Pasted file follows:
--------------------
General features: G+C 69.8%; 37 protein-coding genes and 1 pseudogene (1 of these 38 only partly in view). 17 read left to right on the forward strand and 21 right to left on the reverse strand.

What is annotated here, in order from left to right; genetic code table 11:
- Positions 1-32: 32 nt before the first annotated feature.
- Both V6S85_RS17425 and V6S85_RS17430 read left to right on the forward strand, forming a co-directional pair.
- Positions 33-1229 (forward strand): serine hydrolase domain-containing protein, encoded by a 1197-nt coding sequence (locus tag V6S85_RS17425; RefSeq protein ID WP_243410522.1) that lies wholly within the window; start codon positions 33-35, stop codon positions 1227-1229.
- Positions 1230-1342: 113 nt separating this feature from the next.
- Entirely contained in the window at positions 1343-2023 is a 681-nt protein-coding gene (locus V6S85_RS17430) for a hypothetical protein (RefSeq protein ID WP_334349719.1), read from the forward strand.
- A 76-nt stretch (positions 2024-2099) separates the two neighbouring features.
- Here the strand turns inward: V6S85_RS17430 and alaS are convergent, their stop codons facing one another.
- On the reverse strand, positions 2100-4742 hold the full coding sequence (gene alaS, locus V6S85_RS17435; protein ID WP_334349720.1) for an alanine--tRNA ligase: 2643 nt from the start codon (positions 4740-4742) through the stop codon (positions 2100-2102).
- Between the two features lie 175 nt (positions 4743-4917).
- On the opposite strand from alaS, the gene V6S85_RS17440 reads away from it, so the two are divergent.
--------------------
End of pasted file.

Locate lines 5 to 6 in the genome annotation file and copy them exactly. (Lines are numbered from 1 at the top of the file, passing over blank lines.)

- Positions 33-1229 (forward strand): serine hydrolase domain-containing protein, encoded by a 1197-nt coding sequence (locus tag V6S85_RS17425; RefSeq protein ID WP_243410522.1) that lies wholly within the window; start codon positions 33-35, stop codon positions 1227-1229.
- Positions 1230-1342: 113 nt separating this feature from the next.